My friend over at The Dao of Strategy brought this excellent article by CS Tang to my attention. Below is an excerpt. The original may be read here.

The terms of Xingyi Quan’s three levels of practice—Ming Jin (明勁), An Jin (喑勁), Hua Jin (化勁)—came from Guo Yun Shen and were systematized by Sun Lu Tang, who proposed three levels of practice:
  1. training the Jing to transform into Qi
  2. training the Qi to transform into Shen
  3. training the Shen to return to emptiness.
Initially this theory was a concept without clear differentiation. In Dai family Xingyi Quan, each time one began to train a fist one had to practice it several times with a soft Jin at first and then a few times with a hard Jin before closing the movement. The intention was to practice slowly to begin with, ensuring that the movements were accurate, and to use the Yin energy completely, co-ordinating the movements between hands and feet. Through repeated practice one would collect the Jin in the body, accumulate a ball of Qi and release it with power and sound, with an integrated and explosive force in a single movement. Hebei Xingyi Quan inherited the above method but took a more direct approach, whereby one had to learn the hard Jin at first so that one would achieve power and could apply it quickly. Once one had mastered the fierce and hard way of practice, they would then begin to train the An Jin and Hua Jin.

The practice method of the three Jin is mainly used in the Five Elements Fists. Each fist is practiced in three ways. First, master the hard movement so that you can face the enemy; then begin to practice sets of the form; finally, go back to the beginning to train An Jin. When you are proficient you can train the Twelve Animal forms, before finally training the Five Elements Hua Jin.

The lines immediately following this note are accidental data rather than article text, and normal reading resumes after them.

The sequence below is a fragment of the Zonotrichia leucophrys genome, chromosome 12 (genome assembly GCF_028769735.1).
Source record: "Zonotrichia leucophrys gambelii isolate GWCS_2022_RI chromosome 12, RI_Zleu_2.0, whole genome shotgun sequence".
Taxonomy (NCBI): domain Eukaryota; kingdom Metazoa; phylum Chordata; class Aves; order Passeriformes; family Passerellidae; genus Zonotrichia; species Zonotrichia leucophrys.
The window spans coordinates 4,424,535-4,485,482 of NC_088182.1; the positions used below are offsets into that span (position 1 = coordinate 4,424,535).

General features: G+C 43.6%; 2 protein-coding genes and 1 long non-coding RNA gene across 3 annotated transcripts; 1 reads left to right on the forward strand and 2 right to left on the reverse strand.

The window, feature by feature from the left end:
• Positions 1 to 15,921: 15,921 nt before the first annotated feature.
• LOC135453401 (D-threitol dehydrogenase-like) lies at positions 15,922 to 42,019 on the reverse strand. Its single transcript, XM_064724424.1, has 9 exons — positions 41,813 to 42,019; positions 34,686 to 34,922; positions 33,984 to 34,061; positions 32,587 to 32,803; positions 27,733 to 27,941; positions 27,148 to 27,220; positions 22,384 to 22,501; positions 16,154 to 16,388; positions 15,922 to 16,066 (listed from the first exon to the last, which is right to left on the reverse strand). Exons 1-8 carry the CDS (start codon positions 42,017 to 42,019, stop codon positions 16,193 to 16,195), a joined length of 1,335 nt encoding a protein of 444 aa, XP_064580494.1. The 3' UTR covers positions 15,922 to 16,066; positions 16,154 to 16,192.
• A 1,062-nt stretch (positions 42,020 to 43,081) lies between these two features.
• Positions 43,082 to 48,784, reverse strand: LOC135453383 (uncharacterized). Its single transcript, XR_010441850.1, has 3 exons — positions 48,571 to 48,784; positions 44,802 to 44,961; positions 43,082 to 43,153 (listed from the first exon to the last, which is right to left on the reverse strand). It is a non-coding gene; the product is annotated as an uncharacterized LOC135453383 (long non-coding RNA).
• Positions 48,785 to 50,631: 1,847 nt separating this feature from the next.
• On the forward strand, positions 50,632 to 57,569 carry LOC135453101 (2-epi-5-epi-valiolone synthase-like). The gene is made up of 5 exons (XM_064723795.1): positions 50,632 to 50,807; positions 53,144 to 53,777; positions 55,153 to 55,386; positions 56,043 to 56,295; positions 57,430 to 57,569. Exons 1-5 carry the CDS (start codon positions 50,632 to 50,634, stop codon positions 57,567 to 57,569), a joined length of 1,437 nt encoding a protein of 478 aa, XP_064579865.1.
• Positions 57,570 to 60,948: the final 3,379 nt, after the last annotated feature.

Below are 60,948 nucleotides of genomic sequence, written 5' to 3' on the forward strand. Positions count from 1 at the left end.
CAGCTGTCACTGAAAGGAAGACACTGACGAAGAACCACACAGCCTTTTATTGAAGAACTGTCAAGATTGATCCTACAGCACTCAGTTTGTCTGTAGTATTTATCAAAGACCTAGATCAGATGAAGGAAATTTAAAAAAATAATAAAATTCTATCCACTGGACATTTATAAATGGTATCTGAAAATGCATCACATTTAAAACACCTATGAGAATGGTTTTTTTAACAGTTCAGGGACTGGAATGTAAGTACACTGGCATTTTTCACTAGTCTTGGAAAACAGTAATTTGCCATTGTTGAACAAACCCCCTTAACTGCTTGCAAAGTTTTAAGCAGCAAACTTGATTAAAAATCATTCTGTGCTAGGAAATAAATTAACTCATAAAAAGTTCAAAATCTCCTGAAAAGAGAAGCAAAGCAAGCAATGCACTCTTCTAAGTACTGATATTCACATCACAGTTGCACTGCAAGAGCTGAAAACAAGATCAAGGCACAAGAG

Saturday, April 09, 2016

Machiavelli's Reading List

Over at Modern Machiavelli, there was a post on what would be a good reading list for a present day Machiavelli. I've read most of them and concur.

The full post with brief descriptions of the books may be read here. The list in a nutshell is:

How to Win Friends and Influence People by Dale Carnegie
You Are The Message by Roger Ailes
The Art of Seduction by Robert Greene
The Definite Book of Body Language by Allan and Barbara Pease
Influence by Robert Cialdini
Games People Play by Eric Berne
Propaganda by Edward Bernays
The Prince by Nicolo Machiaveli
The 48 Laws of Power by Robert Greene
The Art of War by Sun Tzu
On War by Carl von Clausewitz
The Art of Worldly Wisdom by Baltasar Gracian
The Craft of Power by RGH Siu
Maxims and Reflections by Francesco Guicciardini
33 Strategies of War by Robert Greene
The 36 Strategies
The Meditations by Marcus Aurelius
The 16 Laws of Success by Napoleon Hill
Antifragile by Nassim Taleb
Mastery by Robert Greene